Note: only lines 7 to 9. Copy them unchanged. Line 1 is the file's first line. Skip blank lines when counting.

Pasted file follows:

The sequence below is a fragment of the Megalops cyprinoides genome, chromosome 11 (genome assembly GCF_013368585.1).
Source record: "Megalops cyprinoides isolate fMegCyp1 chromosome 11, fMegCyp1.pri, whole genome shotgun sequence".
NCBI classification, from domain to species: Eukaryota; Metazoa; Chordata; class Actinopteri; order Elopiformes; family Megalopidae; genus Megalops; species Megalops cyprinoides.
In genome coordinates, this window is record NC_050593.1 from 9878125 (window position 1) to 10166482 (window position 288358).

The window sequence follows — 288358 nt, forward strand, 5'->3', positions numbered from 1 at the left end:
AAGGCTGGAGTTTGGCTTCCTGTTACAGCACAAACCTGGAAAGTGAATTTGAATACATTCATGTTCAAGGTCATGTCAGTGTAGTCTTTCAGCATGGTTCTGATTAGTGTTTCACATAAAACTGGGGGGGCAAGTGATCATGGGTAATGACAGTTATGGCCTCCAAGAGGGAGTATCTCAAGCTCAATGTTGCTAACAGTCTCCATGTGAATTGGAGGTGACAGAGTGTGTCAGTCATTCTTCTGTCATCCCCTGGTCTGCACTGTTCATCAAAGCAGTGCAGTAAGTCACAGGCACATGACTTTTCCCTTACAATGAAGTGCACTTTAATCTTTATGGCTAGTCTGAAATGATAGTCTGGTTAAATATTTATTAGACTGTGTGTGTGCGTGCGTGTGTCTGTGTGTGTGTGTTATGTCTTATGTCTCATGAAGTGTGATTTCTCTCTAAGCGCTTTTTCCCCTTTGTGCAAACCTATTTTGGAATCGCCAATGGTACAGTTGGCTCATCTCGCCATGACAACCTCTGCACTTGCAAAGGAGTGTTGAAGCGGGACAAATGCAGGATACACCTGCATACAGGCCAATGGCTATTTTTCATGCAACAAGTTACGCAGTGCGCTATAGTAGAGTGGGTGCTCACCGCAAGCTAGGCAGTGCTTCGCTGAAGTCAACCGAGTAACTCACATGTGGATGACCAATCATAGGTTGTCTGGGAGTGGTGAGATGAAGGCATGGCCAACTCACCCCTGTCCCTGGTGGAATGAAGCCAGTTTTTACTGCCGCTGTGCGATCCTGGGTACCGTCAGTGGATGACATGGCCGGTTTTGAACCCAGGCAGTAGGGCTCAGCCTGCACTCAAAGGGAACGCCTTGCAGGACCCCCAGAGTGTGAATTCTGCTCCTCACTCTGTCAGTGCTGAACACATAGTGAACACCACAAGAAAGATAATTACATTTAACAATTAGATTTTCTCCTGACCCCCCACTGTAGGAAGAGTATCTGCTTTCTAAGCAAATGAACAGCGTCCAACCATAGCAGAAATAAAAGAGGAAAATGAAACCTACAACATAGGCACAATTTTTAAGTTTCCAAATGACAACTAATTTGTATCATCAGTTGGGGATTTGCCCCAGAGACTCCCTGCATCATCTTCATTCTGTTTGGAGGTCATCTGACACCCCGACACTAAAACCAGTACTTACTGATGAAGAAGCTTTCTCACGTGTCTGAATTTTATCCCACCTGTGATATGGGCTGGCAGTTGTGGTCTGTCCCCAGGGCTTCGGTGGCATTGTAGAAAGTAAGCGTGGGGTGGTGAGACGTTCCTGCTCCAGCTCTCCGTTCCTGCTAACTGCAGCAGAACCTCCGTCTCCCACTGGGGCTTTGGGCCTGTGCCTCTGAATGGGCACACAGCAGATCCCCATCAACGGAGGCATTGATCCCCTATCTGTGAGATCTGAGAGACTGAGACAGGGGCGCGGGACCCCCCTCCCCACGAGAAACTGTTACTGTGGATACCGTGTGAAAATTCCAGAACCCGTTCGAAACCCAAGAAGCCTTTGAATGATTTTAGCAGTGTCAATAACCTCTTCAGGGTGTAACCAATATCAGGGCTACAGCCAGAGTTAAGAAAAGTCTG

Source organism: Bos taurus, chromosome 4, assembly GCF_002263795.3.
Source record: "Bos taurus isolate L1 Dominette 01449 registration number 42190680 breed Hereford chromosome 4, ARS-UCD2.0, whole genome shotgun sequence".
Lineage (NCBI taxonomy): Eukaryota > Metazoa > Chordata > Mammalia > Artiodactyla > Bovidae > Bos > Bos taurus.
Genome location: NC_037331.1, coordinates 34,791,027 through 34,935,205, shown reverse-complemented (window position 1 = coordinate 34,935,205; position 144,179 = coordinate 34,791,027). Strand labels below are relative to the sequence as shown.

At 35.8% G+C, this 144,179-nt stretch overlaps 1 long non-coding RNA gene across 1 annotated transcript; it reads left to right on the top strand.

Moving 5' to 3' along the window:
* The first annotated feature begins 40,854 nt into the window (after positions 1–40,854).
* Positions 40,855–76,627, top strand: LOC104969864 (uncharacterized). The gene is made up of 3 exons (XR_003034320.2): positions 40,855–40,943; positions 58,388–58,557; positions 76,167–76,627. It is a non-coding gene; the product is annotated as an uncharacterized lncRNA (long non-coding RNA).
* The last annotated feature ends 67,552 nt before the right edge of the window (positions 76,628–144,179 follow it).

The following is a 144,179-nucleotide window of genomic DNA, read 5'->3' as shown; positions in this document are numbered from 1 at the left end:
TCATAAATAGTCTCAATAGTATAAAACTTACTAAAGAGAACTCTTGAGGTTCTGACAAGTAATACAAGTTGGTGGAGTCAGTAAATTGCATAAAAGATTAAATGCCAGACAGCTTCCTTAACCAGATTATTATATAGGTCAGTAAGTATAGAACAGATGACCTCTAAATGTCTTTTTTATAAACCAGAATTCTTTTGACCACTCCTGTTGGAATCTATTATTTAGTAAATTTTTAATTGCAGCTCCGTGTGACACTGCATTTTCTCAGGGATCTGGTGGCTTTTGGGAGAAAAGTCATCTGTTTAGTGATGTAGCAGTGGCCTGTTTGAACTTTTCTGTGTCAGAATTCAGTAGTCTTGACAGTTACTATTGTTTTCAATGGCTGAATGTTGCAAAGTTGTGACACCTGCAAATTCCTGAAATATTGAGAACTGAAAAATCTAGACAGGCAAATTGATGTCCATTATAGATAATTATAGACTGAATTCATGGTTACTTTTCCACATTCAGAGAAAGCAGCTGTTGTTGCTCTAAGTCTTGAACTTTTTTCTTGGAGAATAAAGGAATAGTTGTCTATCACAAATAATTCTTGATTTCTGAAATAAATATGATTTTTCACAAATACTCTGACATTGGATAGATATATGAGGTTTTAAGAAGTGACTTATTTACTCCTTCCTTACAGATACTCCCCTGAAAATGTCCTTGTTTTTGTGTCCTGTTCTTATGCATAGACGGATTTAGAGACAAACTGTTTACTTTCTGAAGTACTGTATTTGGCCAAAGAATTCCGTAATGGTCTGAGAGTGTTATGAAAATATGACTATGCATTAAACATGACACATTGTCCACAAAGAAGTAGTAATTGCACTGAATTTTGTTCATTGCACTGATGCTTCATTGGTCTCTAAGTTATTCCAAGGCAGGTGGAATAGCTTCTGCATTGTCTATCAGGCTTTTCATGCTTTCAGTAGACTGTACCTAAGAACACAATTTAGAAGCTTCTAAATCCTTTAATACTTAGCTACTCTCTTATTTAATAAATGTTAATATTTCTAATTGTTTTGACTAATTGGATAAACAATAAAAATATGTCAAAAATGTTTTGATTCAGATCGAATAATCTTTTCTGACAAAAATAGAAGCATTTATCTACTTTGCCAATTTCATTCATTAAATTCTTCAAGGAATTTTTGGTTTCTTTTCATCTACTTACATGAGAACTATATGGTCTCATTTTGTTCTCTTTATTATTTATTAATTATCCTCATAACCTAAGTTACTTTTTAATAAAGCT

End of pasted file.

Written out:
Source organism: Bos taurus, chromosome 4, assembly GCF_002263795.3.
Source record: "Bos taurus isolate L1 Dominette 01449 registration number 42190680 breed Hereford chromosome 4, ARS-UCD2.0, whole genome shotgun sequence".
Lineage (NCBI taxonomy): Eukaryota > Metazoa > Chordata > Mammalia > Artiodactyla > Bovidae > Bos > Bos taurus.